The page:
HOW A VEGETATED GREEN ROOF CAN ACHIEVE MORE DETENTION: “A new technology involves replacing the traditional fast-draining drainage layer with a ‘friction’ or ‘detention’ layer to ensure that during large storms, runoff rates are lower than rainfall,” stated Sasha Aguilera (November 2019)

Green roofs are social places (photo credit: Wilkinson, Brown & Ghosh)

Reinventing the Traditional Vegetated Roof for Detention

In November 2019, Construction Canada published a featured article by Sasha Aguilera and Brad Garner which is titled Reinventing the traditional vegetated roof for detention. The essence of their co-authored article is that:

“Traditional vegetated roofs achieve retention by holding a certain amount of rainfall onsite. After they are fully saturated and retention is maximized, additional rainfall drains through as quickly as it falls. Now, a detention layer in vegetated roof systems helps manage the excess stormwater runoff onsite by mimicking friction found in watersheds and aquifers.”

Friction-detention technology offers uniformity and redundancy, explain the authors. “Detention is activated by the friction-detention layer’s own large surface rather than relying on a single-flow restrictor at a roof drain (which can fail or clog),” they write.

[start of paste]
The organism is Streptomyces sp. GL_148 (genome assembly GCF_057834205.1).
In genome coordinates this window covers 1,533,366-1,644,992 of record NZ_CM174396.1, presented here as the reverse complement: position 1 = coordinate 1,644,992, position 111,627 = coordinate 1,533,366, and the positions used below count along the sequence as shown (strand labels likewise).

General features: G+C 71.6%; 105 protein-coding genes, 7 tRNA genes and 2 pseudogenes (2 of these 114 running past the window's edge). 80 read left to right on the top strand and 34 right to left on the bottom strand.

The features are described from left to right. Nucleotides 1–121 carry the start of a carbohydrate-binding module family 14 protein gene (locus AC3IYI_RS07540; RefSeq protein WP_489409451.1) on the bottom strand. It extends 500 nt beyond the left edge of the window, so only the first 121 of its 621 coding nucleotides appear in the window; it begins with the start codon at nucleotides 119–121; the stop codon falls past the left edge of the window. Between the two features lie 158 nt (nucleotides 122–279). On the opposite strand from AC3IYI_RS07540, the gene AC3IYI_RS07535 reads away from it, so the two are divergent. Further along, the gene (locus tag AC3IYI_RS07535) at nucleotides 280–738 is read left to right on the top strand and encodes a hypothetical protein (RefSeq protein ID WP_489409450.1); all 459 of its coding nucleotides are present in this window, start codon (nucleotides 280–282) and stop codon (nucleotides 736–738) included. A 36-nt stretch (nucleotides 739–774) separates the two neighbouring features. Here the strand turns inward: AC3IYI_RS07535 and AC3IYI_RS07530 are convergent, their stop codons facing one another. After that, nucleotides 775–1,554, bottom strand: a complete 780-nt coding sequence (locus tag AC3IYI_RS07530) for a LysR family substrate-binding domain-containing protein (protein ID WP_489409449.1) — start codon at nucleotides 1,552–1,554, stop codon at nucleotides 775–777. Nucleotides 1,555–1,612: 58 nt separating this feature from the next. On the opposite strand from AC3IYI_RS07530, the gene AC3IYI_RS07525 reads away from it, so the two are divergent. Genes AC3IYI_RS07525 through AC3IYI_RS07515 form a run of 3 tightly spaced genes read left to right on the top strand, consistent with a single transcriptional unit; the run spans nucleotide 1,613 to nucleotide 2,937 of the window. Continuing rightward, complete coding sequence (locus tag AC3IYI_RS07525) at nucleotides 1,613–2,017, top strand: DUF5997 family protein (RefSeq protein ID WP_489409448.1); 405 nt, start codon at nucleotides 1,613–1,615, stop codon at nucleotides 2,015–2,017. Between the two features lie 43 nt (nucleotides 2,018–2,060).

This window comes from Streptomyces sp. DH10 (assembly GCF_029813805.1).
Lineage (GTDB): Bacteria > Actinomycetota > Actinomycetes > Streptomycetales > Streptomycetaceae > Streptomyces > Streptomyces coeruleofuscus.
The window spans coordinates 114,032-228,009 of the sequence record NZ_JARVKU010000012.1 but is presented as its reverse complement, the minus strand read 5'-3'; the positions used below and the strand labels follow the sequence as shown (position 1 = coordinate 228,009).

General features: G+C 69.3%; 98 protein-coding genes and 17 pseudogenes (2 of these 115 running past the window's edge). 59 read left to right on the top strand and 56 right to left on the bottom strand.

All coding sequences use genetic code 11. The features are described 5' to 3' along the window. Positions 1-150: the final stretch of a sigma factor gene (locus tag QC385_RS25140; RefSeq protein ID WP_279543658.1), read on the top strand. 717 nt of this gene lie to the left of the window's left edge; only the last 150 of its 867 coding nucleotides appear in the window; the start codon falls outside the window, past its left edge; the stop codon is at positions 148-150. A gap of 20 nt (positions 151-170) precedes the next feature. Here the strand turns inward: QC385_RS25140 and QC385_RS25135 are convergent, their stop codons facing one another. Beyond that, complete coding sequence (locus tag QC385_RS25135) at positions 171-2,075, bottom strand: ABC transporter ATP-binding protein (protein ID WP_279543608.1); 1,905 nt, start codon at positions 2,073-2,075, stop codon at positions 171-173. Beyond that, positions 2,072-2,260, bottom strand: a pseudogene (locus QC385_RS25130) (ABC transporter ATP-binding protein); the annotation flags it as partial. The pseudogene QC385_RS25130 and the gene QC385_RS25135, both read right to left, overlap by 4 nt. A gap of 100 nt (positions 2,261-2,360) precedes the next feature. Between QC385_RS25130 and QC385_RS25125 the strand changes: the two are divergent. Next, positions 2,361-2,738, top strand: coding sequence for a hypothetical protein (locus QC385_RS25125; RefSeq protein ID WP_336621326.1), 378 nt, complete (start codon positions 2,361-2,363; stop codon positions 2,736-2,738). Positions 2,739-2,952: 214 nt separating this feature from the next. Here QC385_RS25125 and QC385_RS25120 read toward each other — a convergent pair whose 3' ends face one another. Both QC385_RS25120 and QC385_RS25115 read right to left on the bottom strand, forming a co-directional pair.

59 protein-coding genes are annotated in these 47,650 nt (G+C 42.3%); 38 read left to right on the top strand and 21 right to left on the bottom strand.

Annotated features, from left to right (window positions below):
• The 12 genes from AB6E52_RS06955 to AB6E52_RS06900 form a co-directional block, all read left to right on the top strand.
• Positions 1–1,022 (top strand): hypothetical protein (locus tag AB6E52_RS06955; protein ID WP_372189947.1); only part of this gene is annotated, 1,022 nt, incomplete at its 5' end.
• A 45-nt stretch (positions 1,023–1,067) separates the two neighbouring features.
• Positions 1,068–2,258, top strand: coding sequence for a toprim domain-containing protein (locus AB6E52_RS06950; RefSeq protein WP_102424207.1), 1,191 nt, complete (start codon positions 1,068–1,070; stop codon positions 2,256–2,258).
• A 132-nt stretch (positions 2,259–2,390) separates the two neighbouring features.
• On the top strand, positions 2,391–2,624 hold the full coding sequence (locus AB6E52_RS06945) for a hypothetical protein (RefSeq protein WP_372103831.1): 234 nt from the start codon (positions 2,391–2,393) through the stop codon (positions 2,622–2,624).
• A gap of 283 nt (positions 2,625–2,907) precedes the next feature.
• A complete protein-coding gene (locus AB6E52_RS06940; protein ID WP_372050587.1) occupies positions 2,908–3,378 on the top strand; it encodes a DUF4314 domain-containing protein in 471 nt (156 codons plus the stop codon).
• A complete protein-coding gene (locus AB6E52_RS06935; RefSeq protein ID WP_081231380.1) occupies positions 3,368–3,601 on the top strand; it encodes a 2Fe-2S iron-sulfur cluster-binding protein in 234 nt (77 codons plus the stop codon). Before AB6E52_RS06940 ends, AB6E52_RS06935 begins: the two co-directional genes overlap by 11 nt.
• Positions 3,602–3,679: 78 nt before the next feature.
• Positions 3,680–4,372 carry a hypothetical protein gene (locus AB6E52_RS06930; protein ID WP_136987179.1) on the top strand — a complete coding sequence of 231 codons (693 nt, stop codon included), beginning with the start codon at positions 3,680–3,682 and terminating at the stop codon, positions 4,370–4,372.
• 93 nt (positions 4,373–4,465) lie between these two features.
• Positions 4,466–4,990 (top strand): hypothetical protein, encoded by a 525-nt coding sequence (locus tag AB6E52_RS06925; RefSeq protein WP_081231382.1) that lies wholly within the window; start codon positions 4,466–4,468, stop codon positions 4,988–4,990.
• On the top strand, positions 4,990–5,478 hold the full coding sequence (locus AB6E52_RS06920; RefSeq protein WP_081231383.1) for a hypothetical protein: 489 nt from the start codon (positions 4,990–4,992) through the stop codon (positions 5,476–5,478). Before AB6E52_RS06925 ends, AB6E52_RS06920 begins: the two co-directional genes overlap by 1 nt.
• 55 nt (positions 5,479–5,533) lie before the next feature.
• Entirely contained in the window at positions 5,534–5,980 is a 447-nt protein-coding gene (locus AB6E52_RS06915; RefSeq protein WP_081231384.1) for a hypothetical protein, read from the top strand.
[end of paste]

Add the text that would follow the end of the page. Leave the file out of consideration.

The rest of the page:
About the Authors

Based in Toronto, Sasha Aguilera, B.Arch, GRP, is design consultant for Next Level Stormwater Management. More than a decade as a designer and technical consultant on various vegetated roofing projects across the country has established Aguilera as one of Canada’s foremost green roof professionals. She was honoured with the F. Ross Browne Award in 2017, named for the late Construction Canada columnist. It is awarded annually to the author of an exemplary article that appears in their magazine.

Brad Garner is a stormwater researcher at Green Roof Diagnostics, where he blends his experience as a landscape architect with his software engineering skills. Garner’s custom software aggregates and manages data to evaluate solutions for managing urban stormwater. “I like solving problems, organizing things, and the challenge of making the complex appear simple. I like getting stuff done! I’m drawn to the web’s infinite scalability and interconnectedness that fits in your pocket,” says Brad Garner.

To Learn More:

To read the complete article by Sasha Aguilera and Brad Garner, download a copy of Reinventing the traditional vegetated roof for detention. The following image is reproduced from their article to encourage the interested reader to take the time to read the article and understand how detention-friction technology works.

The macropores of the detention layer profile continue to fill up contrary to the other two profiles. Some runoff is generated, but at much lower rates than the rainfall. The reason for this is that the detention layer is restricting the maximum flow rate, causing some backup in the profile. Runoff will have the same rates and rainfall until full saturation is achieved on the green roof. The detention profile then slowly drains out, thereby delaying the peak runoff volume of the rainfall.